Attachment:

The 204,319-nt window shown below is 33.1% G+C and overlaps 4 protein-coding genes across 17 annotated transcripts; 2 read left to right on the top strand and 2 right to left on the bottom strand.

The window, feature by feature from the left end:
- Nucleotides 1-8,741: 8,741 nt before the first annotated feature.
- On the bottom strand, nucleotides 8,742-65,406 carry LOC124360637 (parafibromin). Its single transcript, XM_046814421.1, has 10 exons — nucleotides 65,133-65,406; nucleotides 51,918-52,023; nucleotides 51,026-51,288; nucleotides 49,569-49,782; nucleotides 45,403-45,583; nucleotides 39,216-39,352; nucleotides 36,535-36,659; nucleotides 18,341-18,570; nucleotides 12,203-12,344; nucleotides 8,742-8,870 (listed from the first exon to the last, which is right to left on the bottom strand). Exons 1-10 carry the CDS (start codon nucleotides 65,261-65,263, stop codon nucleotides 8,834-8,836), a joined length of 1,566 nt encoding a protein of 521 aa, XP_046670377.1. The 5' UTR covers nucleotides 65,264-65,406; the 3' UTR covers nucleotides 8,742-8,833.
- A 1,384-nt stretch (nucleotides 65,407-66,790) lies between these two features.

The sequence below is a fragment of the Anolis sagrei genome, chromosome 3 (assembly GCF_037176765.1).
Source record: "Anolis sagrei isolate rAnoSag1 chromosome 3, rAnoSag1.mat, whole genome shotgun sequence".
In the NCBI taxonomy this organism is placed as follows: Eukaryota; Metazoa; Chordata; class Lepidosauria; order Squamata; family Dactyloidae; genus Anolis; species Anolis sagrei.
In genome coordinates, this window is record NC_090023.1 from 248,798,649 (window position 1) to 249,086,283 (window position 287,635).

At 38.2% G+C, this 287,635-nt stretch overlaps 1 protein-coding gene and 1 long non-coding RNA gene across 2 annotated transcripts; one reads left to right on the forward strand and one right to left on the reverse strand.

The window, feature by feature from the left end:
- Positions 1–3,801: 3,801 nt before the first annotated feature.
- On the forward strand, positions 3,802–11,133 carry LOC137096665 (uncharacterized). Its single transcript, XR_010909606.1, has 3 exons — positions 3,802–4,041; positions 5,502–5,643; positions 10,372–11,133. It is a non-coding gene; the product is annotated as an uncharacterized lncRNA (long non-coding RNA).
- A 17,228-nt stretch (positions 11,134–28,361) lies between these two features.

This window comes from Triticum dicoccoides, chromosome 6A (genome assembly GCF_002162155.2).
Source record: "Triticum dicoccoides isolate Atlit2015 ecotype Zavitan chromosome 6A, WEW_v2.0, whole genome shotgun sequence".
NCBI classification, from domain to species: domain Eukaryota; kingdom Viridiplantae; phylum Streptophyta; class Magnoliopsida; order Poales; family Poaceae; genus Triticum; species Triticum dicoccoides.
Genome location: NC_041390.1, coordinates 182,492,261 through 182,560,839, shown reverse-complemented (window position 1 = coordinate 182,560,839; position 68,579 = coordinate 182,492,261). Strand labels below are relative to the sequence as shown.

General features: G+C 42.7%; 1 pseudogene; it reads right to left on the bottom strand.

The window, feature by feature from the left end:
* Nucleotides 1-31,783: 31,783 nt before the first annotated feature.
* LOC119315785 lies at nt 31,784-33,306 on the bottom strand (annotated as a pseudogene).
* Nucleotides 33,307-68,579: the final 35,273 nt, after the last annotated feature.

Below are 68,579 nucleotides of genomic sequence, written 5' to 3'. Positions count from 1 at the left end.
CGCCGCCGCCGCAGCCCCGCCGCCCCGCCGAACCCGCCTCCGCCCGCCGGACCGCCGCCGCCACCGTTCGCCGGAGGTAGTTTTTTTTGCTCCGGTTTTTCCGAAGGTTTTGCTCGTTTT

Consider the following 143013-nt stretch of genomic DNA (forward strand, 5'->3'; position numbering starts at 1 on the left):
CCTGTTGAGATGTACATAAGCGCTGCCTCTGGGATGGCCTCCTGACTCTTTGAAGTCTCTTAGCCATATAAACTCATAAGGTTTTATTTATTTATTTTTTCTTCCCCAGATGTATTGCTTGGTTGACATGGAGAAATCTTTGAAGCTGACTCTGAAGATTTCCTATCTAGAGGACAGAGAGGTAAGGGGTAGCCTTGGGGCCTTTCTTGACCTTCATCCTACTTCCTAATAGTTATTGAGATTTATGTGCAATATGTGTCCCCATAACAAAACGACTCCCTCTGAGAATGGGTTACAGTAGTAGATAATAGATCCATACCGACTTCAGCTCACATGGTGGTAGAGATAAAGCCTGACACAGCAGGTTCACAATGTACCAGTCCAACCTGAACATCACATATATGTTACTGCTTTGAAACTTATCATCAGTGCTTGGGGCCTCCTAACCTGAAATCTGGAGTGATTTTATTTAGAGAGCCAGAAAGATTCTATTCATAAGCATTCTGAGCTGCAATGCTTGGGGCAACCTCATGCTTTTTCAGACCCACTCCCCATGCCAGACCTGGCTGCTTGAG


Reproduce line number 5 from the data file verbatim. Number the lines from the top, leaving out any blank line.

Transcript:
- A 1,384-nt stretch (nucleotides 65,407-66,790) lies between these two features.